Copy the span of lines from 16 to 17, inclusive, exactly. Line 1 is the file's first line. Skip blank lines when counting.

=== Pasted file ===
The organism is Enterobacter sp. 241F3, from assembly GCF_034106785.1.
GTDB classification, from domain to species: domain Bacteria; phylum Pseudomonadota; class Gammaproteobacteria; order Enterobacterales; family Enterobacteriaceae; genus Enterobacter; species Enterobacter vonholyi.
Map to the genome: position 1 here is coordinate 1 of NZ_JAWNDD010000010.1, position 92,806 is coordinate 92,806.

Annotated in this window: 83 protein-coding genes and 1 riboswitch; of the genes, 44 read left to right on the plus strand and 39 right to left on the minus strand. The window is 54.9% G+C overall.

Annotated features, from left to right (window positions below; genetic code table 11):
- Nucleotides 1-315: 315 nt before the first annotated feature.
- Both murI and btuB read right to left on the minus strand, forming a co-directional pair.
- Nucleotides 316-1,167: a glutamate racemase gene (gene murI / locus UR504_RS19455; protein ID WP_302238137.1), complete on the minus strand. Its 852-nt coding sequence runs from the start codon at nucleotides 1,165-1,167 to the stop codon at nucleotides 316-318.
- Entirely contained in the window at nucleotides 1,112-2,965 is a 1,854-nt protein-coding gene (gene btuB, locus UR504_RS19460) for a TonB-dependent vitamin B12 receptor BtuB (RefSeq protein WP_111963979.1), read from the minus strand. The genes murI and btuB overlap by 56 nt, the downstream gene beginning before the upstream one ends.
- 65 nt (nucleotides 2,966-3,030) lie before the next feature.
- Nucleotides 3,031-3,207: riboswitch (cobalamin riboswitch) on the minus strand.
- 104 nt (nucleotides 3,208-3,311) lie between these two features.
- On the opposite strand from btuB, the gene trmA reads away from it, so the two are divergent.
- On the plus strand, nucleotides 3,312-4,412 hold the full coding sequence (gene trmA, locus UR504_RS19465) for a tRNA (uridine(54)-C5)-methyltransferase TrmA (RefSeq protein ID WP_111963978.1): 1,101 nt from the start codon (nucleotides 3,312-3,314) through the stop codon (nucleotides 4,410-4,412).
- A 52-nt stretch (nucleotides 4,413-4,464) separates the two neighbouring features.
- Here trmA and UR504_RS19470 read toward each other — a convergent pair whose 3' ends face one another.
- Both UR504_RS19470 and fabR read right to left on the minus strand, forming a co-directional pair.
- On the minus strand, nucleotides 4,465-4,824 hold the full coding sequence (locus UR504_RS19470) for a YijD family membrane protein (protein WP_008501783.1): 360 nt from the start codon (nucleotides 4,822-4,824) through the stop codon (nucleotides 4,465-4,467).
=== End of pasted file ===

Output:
- Here trmA and UR504_RS19470 read toward each other — a convergent pair whose 3' ends face one another.
- Both UR504_RS19470 and fabR read right to left on the minus strand, forming a co-directional pair.